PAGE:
Over his eight years in office, Barack Obama can claim a number of presidential firsts: first black president of the United States; first to endorse same-sex marriage; first to appoint multiple women to the Supreme Court. But perhaps the most curious of "first" facts is that, by the end of this year, Obama will become the only sitting president to be the subject of not one but two feature films: Richard Tanne's Southside With You, which chronicles the first date between Obama and Michelle Robinson, and Vikram Gandhi's Barry, a lightly fictionalized account of Obama's junior year at Columbia University.
The films come late in the Obama administration – Southside was released this past summer, while Barry will be available on Netflix next month – but both are highly complimentary, even hagiographic portraits of a man destined for the Oval Office. Watching either film, be it Tanne's charming rom-com or Gandhi's introspective drama, it's difficult to ignore the enormous amount of goodwill and admiration Obama has generated within certain factions of the arts community.
It is also impossible to imagine Donald Trump engendering anything of the sort.
With the bullying, vindictive, hateful Trump set to assume command of the United States, Hollywood faces a burning question: Just how will it react to the presidency of a man intrinsically opposed to its mostly liberal values over (at least) the next four years?
Granted, that concern is far, far, far down on the list of what a Trump White House means for the rest of the world, in terms of the economy, civil rights, global security, justice, health and safety and every other aspect of daily life. But it is still a very real anxiety, and as a Trump-ified America becomes more of an unavoidable reality, it is assured that the cultural world will offer some sort of reflection.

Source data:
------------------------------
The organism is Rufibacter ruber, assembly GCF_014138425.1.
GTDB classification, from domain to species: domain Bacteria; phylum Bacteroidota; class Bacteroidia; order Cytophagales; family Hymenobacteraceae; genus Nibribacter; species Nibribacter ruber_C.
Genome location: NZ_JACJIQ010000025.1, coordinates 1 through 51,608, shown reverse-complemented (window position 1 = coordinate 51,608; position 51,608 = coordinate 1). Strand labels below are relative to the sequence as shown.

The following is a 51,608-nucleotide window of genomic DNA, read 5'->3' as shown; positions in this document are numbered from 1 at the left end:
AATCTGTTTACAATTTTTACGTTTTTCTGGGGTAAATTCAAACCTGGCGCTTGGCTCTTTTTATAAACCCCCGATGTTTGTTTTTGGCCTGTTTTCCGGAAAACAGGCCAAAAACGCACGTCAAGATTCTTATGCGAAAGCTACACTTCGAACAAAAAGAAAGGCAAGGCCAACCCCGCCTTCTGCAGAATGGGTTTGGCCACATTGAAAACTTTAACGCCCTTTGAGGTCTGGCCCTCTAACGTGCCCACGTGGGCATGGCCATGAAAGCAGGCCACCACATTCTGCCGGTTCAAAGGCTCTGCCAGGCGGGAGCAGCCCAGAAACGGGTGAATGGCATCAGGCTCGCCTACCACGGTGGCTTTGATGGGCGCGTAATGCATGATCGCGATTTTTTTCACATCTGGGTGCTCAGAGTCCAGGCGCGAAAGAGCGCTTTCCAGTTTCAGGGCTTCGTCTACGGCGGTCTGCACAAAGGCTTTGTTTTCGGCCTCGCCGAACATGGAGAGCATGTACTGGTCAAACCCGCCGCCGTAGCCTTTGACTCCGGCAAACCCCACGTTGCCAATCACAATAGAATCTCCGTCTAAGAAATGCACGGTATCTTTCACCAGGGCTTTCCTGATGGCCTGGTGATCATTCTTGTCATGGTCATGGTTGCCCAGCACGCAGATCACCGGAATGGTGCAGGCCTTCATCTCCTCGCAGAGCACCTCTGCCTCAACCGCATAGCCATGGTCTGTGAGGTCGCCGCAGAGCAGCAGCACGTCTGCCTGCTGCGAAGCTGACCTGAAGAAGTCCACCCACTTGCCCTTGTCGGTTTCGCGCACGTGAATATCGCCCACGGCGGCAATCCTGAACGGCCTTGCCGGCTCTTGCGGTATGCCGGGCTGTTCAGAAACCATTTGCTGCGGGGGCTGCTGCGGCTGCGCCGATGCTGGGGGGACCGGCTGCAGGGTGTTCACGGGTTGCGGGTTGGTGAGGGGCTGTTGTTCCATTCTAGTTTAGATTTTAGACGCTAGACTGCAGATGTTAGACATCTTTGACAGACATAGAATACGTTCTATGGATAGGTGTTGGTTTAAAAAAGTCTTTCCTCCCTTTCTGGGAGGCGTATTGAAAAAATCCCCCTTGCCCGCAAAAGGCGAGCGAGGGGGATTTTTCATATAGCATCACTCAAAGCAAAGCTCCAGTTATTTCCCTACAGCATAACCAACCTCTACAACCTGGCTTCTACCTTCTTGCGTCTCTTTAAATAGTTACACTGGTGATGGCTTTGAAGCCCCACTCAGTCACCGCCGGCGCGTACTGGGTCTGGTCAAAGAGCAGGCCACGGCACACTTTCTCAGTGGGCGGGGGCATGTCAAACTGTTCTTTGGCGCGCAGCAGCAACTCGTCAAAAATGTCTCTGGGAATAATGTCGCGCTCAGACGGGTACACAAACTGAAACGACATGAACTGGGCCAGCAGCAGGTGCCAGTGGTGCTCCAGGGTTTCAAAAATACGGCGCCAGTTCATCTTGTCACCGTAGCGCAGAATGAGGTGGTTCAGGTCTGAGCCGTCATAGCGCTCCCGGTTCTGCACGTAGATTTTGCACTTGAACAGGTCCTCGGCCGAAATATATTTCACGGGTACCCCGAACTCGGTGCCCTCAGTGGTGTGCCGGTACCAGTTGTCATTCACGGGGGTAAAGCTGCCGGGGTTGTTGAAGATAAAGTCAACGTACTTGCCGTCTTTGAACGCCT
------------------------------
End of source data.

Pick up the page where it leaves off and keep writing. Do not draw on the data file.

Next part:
Taking the optimistic view (hey, it can't hurt), Hollywood could step up to become the unofficial creative opposition it has always fancied itself to be. The industry has already taken baby steps toward singeing Trump and his politics of divisiveness (Funny Or Die's half-funny, half-meh The Art of the Deal), but the true challenge will be in producing works that explore and celebrate everything the demagogue stands against while at the same time not becoming parodies of liberal-guilt choir-preaching.
That means fewer self-aggrandizing documentaries from Michael Moore (whose TrumpLand might have succeeded in pushing voters toward the GOP), and more nuanced work from artists of diverse backgrounds and influences, whose voices have been thus far divorced from the political spectrum.
Does the world need, for instance, a bombastic Oliver Stone take on Trump, such as the director's satire W.? Should we indulge South Park's Trey Stone and Matt Parker, who are surely in the process of cooking up either a new Trump-focused episode or an Melania-centric Team America sequel? Hopefully, no. Trump is such an easy target that satire bounces right off him – he's the Teflon POTUS. An Alec Baldwin impersonation, a Joss Whedon-directed commercial, a Bruce Springsteen song, a Lena Dunham meme: We already know that these are useless in hitting the man where he hurts, or altering anyone's ideology.
Instead, if the industry wants to produce meaningful art in dangerous times, filmmakers will have to be more clever and skilled in the deployment of their talents. It's not impossible – and in fact, the Obama years have already provided a template. Most of Hollywood may love the man, but producers have not been so blind as to completely avoid critiquing his actions and policies, albeit in more roundabout ways, via narrative features such as Zero Dark Thirty, Eye in the Sky and Snowden (in which Stone was at his most restrained), and various documentaries (Guantanamo's Child).
Of course, all this assumes that Hollywood actually wants to be a progressive instigator. On the flip side, the more craven studios could find themselves cosying up to Trump's worldview and base – to, say, Make American Films Great Again. The mainstreaming of evangelical features would accelerate – think more Hacksaw Ridge-like movies, with their proselytizing masked by a big-budget genre sheen – as would the proliferation of Dinesh D'Souza-esque propaganda documentaries. That would be the nightmare scenario – the complete erasure of artistic autonomy and creative progress in service of oppressive pacification. But then again, weren't the events of Nov. 8 also once dismissed as an improbable bad dream?
If Hollywood has the courage, we might be able to find some artistic catharsis over the next four years – even if the darkness outside the multiplex is more enveloping than the one inside.